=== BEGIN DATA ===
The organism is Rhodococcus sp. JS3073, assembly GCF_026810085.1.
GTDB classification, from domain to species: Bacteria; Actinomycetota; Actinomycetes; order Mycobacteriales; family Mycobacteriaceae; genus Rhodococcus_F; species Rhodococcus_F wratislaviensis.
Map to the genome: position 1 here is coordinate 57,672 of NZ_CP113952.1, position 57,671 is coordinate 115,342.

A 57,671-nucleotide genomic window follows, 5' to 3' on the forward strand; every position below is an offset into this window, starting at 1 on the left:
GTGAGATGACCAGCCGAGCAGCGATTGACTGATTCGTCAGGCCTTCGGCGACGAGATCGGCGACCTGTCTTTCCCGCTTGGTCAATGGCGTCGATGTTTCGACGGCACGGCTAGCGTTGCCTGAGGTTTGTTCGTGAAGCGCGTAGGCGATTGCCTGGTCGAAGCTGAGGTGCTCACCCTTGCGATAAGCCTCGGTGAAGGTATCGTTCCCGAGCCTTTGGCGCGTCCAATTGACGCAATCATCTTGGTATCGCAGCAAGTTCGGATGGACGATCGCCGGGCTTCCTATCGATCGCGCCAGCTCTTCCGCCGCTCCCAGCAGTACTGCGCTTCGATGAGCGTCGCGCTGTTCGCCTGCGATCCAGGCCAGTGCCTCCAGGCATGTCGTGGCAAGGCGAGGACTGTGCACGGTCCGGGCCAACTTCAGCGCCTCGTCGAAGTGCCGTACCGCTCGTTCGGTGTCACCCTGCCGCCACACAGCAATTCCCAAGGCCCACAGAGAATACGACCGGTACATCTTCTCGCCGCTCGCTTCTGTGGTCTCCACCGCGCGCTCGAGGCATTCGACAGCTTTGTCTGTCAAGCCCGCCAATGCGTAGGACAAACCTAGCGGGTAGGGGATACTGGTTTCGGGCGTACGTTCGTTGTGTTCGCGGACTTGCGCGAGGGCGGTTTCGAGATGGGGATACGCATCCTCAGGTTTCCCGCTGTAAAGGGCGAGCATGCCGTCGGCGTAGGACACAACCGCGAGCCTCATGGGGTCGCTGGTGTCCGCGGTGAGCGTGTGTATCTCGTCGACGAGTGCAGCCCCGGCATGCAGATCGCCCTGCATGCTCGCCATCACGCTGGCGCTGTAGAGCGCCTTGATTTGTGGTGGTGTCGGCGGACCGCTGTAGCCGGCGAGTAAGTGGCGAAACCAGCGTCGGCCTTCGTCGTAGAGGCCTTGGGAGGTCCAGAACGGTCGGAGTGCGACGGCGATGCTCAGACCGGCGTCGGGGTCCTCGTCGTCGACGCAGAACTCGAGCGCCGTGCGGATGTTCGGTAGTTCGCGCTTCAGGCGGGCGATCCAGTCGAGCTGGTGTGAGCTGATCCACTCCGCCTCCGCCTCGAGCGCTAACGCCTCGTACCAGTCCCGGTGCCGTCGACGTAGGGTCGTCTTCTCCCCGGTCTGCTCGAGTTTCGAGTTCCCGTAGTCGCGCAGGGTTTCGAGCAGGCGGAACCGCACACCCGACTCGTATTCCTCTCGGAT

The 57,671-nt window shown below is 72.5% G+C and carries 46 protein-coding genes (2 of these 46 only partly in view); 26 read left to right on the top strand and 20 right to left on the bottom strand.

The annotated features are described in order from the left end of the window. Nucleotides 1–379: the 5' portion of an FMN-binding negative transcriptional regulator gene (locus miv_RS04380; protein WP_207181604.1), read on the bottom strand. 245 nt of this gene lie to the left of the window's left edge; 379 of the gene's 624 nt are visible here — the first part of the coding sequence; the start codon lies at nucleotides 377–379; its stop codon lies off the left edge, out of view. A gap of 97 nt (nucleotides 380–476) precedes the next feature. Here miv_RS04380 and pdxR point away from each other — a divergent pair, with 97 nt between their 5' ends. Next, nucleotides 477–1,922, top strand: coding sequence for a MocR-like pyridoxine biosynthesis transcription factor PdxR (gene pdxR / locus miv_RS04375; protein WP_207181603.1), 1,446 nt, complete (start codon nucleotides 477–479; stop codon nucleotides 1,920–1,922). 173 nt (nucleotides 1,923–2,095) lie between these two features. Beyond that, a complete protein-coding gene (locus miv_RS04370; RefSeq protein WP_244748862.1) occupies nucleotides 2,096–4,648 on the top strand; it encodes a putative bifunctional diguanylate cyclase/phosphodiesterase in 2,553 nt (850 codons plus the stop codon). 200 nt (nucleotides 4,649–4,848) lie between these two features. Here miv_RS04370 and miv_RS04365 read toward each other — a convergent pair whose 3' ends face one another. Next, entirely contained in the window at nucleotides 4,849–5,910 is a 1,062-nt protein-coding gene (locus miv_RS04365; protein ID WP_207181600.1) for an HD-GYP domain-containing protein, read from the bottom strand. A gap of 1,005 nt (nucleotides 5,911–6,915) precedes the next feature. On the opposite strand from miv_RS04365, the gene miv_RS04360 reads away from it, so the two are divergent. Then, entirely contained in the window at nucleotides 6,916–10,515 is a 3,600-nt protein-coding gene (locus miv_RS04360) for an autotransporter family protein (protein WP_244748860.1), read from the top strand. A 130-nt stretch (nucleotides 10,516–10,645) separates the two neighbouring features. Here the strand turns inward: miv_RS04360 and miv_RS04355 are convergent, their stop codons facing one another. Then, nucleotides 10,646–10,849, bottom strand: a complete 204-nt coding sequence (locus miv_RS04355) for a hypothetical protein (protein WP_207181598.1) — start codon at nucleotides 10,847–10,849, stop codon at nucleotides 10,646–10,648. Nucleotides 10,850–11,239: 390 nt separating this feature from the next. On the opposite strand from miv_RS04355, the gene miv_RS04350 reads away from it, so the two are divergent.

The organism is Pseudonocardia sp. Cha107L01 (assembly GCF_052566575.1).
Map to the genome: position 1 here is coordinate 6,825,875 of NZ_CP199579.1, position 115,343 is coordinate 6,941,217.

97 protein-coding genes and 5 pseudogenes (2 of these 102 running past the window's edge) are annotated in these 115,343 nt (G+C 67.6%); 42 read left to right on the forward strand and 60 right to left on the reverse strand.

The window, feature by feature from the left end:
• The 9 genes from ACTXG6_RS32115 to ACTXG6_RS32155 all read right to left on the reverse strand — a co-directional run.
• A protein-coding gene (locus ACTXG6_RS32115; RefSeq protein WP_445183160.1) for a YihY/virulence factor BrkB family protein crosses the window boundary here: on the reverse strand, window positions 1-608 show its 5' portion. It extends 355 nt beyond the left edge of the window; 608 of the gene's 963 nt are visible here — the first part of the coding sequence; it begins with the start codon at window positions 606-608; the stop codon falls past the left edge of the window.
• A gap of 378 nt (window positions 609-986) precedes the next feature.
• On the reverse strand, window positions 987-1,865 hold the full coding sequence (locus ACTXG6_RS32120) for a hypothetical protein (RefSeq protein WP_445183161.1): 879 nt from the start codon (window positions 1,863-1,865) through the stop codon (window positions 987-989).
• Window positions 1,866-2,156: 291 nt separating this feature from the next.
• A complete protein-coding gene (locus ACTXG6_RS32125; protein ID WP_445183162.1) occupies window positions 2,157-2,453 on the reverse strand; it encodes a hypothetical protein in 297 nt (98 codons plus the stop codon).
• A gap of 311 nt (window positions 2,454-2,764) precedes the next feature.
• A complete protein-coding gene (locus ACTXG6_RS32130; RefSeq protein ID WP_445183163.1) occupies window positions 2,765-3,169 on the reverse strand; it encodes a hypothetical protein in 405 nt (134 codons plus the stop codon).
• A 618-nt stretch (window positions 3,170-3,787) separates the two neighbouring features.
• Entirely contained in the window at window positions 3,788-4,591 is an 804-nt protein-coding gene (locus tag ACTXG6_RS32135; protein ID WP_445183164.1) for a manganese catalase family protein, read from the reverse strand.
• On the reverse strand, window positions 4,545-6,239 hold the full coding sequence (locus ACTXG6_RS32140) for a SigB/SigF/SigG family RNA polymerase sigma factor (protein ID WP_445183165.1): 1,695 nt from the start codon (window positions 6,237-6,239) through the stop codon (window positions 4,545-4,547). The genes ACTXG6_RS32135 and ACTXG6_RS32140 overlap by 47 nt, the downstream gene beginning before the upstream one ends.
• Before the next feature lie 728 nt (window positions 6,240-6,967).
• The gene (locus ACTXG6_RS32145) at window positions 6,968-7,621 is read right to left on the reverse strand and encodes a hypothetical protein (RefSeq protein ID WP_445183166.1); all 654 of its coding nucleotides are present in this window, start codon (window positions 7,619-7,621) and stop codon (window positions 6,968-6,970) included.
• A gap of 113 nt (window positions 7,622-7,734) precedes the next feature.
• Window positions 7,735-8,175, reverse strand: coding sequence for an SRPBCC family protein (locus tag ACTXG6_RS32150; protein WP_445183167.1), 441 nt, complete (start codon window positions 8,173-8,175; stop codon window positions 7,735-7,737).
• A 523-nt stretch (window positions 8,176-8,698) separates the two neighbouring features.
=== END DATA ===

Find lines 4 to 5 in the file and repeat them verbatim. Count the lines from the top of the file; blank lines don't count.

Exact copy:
A 57,671-nucleotide genomic window follows, 5' to 3' on the forward strand; every position below is an offset into this window, starting at 1 on the left:
GTGAGATGACCAGCCGAGCAGCGATTGACTGATTCGTCAGGCCTTCGGCGACGAGATCGGCGACCTGTCTTTCCCGCTTGGTCAATGGCGTCGATGTTTCGACGGCACGGCTAGCGTTGCCTGAGGTTTGTTCGTGAAGCGCGTAGGCGATTGCCTGGTCGAAGCTGAGGTGCTCACCCTTGCGATAAGCCTCGGTGAAGGTATCGTTCCCGAGCCTTTGGCGCGTCCAATTGACGCAATCATCTTGGTATCGCAGCAAGTTCGGATGGACGATCGCCGGGCTTCCTATCGATCGCGCCAGCTCTTCCGCCGCTCCCAGCAGTACTGCGCTTCGATGAGCGTCGCGCTGTTCGCCTGCGATCCAGGCCAGTGCCTCCAGGCATGTCGTGGCAAGGCGAGGACTGTGCACGGTCCGGGCCAACTTCAGCGCCTCGTCGAAGTGCCGTACCGCTCGTTCGGTGTCACCCTGCCGCCACACAGCAATTCCCAAGGCCCACAGAGAATACGACCGGTACATCTTCTCGCCGCTCGCTTCTGTGGTCTCCACCGCGCGCTCGAGGCATTCGACAGCTTTGTCTGTCAAGCCCGCCAATGCGTAGGACAAACCTAGCGGGTAGGGGATACTGGTTTCGGGCGTACGTTCGTTGTGTTCGCGGACTTGCGCGAGGGCGGTTTCGAGATGGGGATACGCATCCTCAGGTTTCCCGCTGTAAAGGGCGAGCATGCCGTCGGCGTAGGACACAACCGCGAGCCTCATGGGGTCGCTGGTGTCCGCGGTGAGCGTGTGTATCTCGTCGACGAGTGCAGCCCCGGCATGCAGATCGCCCTGCATGCTCGCCATCACGCTGGCGCTGTAGAGCGCCTTGATTTGTGGTGGTGTCGGCGGACCGCTGTAGCCGGCGAGTAAGTGGCGAAACCAGCGTCGGCCTTCGTCGTAGAGGCCTTGGGAGGTCCAGAACGGTCGGAGTGCGACGGCGATGCTCAGACCGGCGTCGGGGTCCTCGTCGTCGACGCAGAACTCGAGCGCCGTGCGGATGTTCGGTAGTTCGCGCTTCAGGCGGGCGATCCAGTCGAGCTGGTGTGAGCTGATCCACTCCGCCTCCGCCTCGAGCGCTAACGCCTCGTACCAGTCCCGGTGCCGTCGACGTAGGGTCGTCTTCTCCCCGGTCTGCTCGAGTTTCGAGTTCCCGTAGTCGCGCAGGGTTTCGAGCAGGCGGAACCGCACACCCGACTCGTATTCCTCTCGGAT